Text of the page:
So, right back to the very beginning. Before I thought of publishing anything. Right back to when mobile phones were the size of small bricks and the earliest days of the internet.

Oh, I will warn you now. This is likely to turn into as much an autobiography as an instruction manual. Later, I may distill it down to a ten point action plan, but for now, it is probably gonna ramble. Sorry.


Why write? Some people write purely for themselves and a few close friends; some write for pleasure; a few have future publishing in their sights. I started, largely for the first two reasons, by writing a website.

I was researching my family tree with my new home computer. A Tiny PC with a Pentium II™ processor and dial-up connection. I searched for information about my grandfather, Frank Kingdon-Ward, who was a ‘famous’ plant collector. There wasn’t a single hit on the search engine. There were ten thousand hits for Pamela Anderson. I thought that was a bad thing.

I found a biography (whatever you do, don’t pay more than a few quid for it. It’s not that great) about my grandfather written by Charles Lyte. I remember him coming to our flat in London and interviewing my ‘dizzy’ mother. He didn’t get much from her, but he did borrow a lot of papers which he subsequently gave to Kew Botanic Gardens (with my mother’s consent, although now she denies it) Using a WYSIWYG web-builder I made my very first Geocities website.  It was a bit rubbish, but little did I know my publishing career had begun.

Once you start, you can’t stop.

Like a lot of things, writing can be a bit like a drug. You get hits on your website from people who care about your subject matter. People who know more than you about your subject matter actually send you corrections. If you are sincere in your objectives, then you don’t mind. You don’t mind people correcting your spelling, grammar, facts, or style. It all helps.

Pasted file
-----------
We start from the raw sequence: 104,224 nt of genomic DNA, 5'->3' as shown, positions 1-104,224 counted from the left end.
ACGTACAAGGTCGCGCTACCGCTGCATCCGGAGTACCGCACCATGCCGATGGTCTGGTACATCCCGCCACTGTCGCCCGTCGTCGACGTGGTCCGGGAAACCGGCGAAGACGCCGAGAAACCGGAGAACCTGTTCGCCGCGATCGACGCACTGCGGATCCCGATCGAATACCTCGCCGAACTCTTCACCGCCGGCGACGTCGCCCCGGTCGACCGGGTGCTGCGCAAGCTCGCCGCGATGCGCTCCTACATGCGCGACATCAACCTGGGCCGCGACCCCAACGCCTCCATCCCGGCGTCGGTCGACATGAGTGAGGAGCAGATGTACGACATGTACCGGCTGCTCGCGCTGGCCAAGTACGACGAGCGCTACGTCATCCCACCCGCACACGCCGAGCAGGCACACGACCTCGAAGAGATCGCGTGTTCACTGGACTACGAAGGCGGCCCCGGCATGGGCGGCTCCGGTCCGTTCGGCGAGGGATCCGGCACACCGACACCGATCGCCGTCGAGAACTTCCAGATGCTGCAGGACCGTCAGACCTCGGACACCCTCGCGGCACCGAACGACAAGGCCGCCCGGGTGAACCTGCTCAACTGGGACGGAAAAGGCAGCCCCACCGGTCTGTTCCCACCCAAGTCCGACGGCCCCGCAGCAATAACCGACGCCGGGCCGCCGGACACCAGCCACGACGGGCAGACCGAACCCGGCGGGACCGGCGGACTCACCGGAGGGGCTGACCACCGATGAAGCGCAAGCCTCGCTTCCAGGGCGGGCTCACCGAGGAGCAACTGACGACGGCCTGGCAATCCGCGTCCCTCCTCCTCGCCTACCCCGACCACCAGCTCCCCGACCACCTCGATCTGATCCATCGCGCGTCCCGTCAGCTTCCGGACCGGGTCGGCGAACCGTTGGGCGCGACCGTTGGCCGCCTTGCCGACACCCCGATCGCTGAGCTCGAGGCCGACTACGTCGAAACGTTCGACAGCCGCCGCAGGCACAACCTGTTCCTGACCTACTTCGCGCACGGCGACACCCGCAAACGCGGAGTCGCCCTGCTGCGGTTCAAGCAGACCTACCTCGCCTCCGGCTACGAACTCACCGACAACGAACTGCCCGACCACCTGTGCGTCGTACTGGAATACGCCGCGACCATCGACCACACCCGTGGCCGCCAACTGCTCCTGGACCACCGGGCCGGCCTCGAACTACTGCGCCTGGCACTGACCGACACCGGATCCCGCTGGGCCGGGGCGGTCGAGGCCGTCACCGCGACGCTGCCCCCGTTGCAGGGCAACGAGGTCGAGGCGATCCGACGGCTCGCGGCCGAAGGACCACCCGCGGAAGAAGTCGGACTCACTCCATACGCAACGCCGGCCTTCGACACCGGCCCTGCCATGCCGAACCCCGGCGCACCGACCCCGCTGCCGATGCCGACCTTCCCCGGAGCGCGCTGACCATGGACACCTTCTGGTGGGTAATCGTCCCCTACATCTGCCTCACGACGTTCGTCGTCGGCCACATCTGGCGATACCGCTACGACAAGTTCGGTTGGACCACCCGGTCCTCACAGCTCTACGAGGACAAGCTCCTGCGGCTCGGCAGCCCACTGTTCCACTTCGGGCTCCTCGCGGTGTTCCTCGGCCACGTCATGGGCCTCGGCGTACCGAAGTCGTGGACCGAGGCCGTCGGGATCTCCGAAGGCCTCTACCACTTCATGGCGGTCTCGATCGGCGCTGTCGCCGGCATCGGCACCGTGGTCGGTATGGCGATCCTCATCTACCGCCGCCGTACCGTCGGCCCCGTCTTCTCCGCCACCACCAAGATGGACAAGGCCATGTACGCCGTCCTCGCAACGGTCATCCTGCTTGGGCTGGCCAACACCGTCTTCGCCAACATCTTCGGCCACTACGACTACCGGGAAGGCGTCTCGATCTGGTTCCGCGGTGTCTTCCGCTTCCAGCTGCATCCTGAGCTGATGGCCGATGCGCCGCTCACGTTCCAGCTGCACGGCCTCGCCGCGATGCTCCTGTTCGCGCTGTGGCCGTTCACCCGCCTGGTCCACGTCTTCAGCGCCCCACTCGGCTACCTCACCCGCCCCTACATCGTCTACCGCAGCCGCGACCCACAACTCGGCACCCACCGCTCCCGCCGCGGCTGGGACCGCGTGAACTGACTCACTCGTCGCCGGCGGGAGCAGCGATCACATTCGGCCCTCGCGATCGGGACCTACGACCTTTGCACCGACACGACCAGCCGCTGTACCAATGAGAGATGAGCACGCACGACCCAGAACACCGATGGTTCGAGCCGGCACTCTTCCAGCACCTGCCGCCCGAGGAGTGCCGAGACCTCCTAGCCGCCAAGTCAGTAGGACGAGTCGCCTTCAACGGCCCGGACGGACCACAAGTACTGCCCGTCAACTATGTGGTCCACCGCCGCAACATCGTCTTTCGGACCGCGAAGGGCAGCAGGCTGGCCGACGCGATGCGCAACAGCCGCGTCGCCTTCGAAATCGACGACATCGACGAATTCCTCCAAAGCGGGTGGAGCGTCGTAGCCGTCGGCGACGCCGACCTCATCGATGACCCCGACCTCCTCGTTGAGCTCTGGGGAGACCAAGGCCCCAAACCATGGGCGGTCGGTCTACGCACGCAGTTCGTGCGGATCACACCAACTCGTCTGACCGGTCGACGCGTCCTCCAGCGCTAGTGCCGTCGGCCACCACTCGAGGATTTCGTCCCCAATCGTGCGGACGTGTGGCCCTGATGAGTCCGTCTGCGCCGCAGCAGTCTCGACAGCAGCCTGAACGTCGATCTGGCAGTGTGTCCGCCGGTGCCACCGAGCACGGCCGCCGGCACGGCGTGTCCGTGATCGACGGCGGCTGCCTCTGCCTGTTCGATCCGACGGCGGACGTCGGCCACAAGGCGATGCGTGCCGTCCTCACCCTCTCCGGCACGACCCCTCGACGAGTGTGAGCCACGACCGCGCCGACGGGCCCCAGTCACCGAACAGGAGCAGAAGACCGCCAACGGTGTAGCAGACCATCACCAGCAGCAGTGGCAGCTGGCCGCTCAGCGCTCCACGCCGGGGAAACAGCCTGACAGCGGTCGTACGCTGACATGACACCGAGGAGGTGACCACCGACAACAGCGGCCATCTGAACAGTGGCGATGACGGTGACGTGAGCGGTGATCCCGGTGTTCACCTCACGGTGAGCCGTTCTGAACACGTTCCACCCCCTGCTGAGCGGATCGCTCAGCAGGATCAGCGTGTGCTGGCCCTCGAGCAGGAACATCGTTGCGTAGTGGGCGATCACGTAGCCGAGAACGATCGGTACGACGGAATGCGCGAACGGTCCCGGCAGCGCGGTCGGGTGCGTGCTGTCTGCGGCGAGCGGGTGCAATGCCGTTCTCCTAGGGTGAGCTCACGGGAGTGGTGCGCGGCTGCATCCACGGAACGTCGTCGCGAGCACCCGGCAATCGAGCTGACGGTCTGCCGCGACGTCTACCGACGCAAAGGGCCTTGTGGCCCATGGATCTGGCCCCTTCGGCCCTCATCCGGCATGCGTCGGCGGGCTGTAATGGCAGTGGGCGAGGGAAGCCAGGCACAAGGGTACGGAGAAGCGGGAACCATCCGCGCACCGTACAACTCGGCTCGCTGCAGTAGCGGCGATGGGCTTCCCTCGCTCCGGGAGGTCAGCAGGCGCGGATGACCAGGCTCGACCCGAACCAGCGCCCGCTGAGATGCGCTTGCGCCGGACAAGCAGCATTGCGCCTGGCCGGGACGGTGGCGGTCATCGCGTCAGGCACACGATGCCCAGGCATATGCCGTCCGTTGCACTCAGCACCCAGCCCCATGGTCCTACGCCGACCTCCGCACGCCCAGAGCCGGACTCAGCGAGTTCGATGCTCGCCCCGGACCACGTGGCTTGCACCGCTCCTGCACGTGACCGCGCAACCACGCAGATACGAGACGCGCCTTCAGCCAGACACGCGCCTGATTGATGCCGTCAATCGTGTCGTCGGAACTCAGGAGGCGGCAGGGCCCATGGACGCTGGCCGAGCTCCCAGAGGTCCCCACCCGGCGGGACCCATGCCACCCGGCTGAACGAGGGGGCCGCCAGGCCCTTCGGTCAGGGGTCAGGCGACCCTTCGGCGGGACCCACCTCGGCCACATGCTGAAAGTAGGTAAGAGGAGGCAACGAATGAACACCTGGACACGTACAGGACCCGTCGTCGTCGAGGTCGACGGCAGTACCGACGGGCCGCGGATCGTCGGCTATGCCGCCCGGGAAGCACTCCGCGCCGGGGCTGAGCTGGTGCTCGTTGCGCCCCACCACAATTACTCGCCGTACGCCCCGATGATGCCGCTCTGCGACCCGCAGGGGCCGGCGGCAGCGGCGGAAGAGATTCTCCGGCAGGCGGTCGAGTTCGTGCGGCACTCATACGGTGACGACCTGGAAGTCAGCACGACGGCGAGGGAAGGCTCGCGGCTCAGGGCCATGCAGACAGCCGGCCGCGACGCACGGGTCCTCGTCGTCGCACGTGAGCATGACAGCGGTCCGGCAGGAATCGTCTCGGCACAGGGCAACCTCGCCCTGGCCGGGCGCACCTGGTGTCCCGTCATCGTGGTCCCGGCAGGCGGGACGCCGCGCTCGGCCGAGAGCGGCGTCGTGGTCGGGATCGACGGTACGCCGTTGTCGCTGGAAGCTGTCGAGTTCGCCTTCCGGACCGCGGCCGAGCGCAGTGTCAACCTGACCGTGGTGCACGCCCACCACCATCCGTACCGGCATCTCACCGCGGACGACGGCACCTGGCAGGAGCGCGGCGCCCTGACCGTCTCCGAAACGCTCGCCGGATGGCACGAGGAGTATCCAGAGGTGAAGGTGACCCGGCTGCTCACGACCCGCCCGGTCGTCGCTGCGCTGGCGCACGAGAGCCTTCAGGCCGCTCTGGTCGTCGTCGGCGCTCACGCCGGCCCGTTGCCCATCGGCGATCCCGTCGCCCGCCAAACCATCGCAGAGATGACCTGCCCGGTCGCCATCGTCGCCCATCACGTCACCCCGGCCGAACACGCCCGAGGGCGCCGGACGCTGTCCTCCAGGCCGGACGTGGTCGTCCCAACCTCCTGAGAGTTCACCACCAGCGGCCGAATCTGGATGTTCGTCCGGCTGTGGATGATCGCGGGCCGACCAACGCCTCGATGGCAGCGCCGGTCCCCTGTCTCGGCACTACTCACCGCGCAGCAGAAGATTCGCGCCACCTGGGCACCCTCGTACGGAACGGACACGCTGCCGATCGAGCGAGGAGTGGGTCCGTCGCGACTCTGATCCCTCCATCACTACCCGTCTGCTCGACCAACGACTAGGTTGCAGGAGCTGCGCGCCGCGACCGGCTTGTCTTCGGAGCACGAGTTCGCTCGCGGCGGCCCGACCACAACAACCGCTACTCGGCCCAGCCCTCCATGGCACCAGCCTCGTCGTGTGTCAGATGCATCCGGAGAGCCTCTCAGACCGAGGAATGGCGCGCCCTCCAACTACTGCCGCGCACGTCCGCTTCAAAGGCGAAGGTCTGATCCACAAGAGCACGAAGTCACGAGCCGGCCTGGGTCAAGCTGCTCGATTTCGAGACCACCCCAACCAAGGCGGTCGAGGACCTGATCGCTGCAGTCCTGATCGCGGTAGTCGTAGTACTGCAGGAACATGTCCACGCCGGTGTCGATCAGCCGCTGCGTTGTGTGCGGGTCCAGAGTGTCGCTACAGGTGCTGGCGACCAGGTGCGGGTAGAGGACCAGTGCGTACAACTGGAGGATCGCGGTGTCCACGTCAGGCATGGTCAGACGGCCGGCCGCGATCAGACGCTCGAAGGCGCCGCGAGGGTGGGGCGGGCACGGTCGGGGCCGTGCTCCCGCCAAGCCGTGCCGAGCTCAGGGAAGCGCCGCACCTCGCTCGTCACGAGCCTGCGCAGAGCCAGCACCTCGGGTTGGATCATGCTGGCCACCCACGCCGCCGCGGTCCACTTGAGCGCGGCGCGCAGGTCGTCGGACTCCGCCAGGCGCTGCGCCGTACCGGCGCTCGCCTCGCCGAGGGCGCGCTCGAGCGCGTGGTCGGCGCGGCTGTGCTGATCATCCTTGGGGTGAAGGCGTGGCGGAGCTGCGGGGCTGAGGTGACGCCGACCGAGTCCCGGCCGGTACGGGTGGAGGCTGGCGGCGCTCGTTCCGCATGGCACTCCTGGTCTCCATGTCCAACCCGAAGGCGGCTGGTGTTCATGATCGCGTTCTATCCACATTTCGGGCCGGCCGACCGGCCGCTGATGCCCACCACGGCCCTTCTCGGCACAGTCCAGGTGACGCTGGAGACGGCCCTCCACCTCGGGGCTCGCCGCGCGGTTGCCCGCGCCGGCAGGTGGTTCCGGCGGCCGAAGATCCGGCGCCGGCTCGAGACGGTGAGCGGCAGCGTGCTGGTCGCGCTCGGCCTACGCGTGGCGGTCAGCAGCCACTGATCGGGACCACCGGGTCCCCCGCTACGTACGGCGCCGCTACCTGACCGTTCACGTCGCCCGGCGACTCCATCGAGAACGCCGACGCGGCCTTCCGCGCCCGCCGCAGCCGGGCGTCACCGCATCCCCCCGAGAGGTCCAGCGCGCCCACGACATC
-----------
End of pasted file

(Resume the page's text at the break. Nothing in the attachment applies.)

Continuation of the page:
Another aspect of my website, unrelated to the Frank Kingdon-Ward biography, suddenly started getting huge numbers of hits and when I started to monetize it with advertising, it began to pay my hosting fees. I was a “professional writer”! Well, sort of.

It was around this time that I started to wonder if I might one day be able to make a living as a writer. Even as I write this, I am still wondering that, so please; if you are seeking a get rich quick scheme, then writing professionally may not be for you.

Cover of
“The Great Explorers” Robin Hanbury-Tenison (Thames and Hudson)

But before I was able to finish writing my first novel, I was commissioned to write an article for a book called “The Great Explorers” by Robin Hanbury-Tenison; published by Thames and Hudson.

I was asked to write one thousand two hundred words and was paid my first ever fee for writing. It was a rather exciting moment.

Interestingly, I recently read some statistics and facts that strongly suggest that writing non-fiction is a better way to make money as a writer. Indeed, the evidence of my own experiences supports that so far, albeit from a very small statistical sample.  I made eight pence per word for that article. I wish I could say the same for my self published stories.